A Song for the Horse Nation Spotlight: Warrior Dress
When horses arrived in the Western Hemisphere in the 1500s, they transformed how many American Indian tribes traveled, hunted and waged war. Communities no longer had to spend days securing sustenance on foot or organizing hunting parties to track prey. Tribes could travel farther, expanding their access to natural resources, and a lone hunter could kill a buffalo almost at will.
Because of horses, which some tribes collectively referred to as the Horse Nation, Native Americans had something they had never had before: unencumbered time to develop their arts, spirtiuality, and philosophy. Most tribes embraced this new "big dog," and it fit easily within their cultures. The impact of horses can be seen even in the dress of Plains tribes like the Cheyenne:
Shirts such as these were made and worn by esteemed Plains warriors, spiritual leaders and diplomats. Many of the locks on this shirt are horsehair, and the shirt's owner is probably the lance-bearing warrior on the yellow horse (below, left). The black zigzag line running from the yellow horse's head and down its front leg symbolizes lightning; it would have been painted on the actual horse to provide it with power in battle.
Dresses like the one below, on the other hand, were reserved for a close family member -- possibly the wife or sister -- of the warrior depicted on the fabric. The paintings on this dress, which appear to illustrate vignettes of intertribal warfare between Plains communities, recall the distinctions of one individual and indicate that he suffered five wounds.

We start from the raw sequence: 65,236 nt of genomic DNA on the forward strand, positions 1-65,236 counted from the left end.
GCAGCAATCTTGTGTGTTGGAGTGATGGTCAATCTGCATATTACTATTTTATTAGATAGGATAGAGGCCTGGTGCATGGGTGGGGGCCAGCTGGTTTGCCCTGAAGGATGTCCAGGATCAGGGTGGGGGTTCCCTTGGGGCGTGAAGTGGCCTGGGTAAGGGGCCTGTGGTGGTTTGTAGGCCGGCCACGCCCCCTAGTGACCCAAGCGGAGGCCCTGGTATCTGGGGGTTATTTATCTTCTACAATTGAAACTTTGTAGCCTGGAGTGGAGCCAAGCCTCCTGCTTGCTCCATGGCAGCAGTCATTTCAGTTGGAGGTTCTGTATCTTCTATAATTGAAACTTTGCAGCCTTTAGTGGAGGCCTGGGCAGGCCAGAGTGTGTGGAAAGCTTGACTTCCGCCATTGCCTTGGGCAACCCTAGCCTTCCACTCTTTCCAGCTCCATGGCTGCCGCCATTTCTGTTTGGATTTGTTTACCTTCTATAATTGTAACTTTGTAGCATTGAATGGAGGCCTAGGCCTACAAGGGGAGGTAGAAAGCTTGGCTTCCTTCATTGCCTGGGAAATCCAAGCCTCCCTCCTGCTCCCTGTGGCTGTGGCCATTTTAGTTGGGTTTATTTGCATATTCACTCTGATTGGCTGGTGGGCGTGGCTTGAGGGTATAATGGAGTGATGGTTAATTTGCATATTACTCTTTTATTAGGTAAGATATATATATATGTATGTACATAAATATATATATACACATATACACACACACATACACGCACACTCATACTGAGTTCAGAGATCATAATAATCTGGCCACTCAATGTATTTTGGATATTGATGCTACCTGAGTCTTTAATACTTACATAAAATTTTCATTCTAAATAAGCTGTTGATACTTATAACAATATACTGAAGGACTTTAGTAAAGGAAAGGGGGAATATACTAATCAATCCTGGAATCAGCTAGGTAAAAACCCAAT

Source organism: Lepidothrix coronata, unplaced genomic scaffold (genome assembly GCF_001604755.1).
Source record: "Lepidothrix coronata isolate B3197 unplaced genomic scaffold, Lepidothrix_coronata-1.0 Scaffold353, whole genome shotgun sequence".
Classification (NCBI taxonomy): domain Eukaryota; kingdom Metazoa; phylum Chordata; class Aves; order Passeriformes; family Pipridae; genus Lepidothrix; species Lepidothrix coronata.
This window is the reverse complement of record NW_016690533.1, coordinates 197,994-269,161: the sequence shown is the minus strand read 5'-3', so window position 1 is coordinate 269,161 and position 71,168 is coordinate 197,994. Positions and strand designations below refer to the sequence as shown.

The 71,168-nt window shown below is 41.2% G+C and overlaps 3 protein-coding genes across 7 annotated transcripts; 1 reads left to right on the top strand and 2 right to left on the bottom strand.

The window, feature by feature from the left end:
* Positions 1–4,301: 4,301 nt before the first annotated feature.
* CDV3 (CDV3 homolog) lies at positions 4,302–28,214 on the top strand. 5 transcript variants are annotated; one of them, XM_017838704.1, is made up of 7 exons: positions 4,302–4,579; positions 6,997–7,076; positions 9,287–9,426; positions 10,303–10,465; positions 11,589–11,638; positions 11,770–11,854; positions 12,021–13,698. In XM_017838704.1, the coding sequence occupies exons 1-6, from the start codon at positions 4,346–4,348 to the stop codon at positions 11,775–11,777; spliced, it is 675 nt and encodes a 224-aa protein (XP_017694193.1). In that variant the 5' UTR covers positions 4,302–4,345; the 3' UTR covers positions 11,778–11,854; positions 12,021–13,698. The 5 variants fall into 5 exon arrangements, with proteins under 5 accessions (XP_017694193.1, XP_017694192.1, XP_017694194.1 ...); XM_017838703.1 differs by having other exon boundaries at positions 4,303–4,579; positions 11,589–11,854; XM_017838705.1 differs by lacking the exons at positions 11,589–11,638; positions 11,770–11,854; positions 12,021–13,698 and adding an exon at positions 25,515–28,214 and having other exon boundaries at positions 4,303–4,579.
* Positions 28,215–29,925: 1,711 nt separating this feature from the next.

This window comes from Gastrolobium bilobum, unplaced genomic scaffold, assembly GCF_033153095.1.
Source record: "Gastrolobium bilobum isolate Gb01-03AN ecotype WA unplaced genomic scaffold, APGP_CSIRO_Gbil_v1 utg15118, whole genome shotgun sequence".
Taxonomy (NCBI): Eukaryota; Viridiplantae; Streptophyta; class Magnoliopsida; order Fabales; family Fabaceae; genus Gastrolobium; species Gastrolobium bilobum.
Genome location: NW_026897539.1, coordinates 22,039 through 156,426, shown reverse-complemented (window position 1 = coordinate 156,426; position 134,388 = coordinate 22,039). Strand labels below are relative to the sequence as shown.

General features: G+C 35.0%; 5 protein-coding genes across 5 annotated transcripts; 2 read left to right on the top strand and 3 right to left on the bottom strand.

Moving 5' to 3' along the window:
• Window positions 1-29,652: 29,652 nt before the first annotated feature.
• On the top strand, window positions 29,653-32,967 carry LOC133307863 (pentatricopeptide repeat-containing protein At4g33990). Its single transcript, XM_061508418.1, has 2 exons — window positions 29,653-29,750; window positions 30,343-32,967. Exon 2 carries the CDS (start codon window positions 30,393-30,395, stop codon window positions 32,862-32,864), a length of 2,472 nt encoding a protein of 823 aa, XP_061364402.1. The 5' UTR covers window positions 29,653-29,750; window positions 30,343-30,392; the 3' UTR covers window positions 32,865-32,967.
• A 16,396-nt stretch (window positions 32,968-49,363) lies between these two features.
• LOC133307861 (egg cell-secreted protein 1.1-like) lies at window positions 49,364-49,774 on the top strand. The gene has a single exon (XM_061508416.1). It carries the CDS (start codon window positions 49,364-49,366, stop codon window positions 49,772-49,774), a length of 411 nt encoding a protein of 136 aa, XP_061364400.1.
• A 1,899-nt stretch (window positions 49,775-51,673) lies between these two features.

The museum's new exhibition, A Song for the Horse Nation, which opens Oct. 29, 2011, explores the many ways that horses have influenced American Indian culture even to this day. Contemporary traditions include the annual fair at the Crow Indian Reservation in southeastern Montana, which draws more than 2,000 horses each year and features elaborate parades and “giveaways” in which members of the tribe give away horses to relatives and friends as a gesture of generosity and honor.
A Song for the Horse Nation, which will be on view through January 7, 2013, is curated by Emil Her Many Horses (Oglala Lakota). The accompanying book, edited by Her Many Horses and the scholar George P. Horse Capture (A’aninin), is available at the museum’s shops and the museum’s Web site.
For the online exhibition, visit http://nmai.si.edu/static/exhibitions/horsenation/
For an online overview, visit http://nmai.si.edu/explore/exhibitions/item/?id=905.